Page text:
Review: Manchette’s Ivory Pearl

Ivory Pearl

Jean-Patrick Manchette

The master of the noir novels final, unfinished, work Ivory Pearl was supposed to be the start a new, expansive series using the espionage novel as a means to talk about the revolutions and uprisings of the post WWII years. Manchette died before he could finish it, but what he left us with is a very different novel than his earlier works. Yes we have the incredible prose — surgical in its clarity and the propulsive plot, but here the characters are more fleshed out, with more of an inner life, and Ivory Pearl, the protagonist feels like a real hero. Unlike the protagonists in his others novels (killers, generally, sometimes mentally ill) Pearl is… dare I say it? Likeable?
I was so into this novel it was a bit of a gut punch when I got close to one of the main confrontations just as it ended and the notes explaining where the editors thought Manchette would take the plot began.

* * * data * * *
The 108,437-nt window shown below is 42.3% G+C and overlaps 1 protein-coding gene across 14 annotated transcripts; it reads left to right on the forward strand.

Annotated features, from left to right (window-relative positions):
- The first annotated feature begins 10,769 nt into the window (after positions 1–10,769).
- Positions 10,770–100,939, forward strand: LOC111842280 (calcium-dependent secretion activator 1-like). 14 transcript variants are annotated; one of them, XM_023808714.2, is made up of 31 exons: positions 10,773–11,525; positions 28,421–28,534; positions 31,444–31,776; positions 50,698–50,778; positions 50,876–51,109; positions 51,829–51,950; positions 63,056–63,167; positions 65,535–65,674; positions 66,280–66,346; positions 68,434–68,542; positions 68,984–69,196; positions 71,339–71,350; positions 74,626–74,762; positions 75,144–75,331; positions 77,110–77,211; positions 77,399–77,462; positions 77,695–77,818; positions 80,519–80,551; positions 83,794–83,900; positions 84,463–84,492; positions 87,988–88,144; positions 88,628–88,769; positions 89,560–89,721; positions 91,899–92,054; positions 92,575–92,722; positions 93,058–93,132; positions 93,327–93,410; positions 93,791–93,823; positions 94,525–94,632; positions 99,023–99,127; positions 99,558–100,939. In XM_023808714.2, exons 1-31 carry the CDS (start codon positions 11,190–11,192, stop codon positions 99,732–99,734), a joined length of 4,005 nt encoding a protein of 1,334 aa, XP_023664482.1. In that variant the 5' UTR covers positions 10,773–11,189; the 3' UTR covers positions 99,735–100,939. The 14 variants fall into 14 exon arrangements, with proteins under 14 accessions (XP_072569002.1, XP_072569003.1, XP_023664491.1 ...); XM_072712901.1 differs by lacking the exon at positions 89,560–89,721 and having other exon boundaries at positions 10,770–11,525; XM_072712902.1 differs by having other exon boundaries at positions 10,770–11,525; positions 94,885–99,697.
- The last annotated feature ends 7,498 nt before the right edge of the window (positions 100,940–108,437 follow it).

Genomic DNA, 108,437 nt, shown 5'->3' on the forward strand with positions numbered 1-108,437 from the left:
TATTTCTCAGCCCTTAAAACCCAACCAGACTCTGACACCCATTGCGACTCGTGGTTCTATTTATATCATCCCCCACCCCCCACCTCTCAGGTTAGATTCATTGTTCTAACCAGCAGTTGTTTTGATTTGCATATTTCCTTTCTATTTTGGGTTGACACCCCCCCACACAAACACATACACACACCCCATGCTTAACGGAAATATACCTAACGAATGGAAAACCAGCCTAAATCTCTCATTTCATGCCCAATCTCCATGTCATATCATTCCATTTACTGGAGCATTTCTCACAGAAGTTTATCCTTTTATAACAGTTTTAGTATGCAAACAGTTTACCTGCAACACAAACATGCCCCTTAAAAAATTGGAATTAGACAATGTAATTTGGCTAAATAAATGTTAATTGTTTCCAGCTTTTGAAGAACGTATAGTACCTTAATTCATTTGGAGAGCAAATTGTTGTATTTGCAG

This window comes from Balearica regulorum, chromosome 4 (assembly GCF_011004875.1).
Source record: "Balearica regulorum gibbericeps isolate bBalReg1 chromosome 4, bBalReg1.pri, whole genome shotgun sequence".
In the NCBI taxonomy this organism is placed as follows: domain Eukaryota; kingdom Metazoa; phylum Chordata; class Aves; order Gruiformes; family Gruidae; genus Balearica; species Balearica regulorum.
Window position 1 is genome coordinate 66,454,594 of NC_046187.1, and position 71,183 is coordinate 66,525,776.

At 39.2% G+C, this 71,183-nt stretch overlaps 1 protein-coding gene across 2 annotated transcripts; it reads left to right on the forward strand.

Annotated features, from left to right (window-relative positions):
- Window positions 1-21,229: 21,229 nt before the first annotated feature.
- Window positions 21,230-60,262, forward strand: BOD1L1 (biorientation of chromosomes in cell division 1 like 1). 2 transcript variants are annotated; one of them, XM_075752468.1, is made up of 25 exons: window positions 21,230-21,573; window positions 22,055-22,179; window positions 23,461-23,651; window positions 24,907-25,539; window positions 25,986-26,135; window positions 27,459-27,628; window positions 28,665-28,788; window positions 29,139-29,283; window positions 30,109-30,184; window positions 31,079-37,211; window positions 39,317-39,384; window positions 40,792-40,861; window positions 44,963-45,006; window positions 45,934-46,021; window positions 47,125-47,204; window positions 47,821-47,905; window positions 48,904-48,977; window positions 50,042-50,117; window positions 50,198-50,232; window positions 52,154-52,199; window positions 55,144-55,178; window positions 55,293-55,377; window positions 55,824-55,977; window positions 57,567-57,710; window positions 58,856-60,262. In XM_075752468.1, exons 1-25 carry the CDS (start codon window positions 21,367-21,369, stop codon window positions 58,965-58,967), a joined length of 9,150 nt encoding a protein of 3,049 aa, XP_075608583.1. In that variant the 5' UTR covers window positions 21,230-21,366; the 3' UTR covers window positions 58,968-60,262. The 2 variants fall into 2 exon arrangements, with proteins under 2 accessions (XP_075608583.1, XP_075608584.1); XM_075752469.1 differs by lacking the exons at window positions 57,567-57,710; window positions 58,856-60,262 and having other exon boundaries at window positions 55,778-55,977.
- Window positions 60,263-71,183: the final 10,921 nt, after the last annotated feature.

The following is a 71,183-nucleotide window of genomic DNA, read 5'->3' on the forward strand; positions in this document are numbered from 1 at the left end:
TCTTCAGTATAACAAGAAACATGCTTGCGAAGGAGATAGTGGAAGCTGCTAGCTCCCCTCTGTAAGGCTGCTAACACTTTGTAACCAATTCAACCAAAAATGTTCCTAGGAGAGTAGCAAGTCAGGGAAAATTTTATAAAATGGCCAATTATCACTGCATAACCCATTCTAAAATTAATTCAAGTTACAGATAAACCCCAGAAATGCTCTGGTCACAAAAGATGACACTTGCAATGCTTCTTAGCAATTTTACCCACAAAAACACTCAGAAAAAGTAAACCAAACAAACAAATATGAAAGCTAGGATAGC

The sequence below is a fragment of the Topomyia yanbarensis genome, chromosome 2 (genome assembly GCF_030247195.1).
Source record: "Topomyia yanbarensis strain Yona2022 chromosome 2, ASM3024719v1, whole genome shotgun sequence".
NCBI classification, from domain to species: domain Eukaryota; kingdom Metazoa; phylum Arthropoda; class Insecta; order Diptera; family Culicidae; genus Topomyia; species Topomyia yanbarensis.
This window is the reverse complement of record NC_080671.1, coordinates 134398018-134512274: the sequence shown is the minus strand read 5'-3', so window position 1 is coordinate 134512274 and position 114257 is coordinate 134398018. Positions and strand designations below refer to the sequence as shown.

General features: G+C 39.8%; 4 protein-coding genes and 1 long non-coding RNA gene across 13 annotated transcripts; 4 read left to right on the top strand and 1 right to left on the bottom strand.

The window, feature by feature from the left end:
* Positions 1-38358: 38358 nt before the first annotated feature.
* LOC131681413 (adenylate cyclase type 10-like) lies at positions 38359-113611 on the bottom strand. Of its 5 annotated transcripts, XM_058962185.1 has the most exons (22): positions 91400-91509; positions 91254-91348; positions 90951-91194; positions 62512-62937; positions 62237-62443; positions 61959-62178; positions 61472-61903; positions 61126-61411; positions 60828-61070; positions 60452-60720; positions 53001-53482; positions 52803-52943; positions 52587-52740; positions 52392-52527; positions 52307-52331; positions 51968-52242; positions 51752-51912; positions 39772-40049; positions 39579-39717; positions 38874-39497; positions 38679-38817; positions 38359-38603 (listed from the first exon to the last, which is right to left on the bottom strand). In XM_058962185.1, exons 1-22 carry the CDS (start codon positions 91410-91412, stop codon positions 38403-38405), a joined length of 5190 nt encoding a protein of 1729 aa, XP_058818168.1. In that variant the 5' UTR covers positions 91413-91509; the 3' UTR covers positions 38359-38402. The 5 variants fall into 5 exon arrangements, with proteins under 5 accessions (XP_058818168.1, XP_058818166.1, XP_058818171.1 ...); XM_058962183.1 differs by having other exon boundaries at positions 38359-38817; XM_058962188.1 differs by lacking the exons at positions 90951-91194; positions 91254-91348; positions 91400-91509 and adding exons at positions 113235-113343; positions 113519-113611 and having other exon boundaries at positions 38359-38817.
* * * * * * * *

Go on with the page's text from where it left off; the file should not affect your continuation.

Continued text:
As an unfinished work, this isn’t as perfect as Manchette’s other novels, but still well worth the time of any fan of the crime genre.

Recommended

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Jean-Patrick Manchette

One thought on “Review: Manchette’s Ivory Pearl

  1. We appreciate your attention to Manchette’s novels in English translation and your enthusiasm for them. It would be nice, though, if you would credit the translators, namely Donald Nicholson-Smith and Jim Brook.

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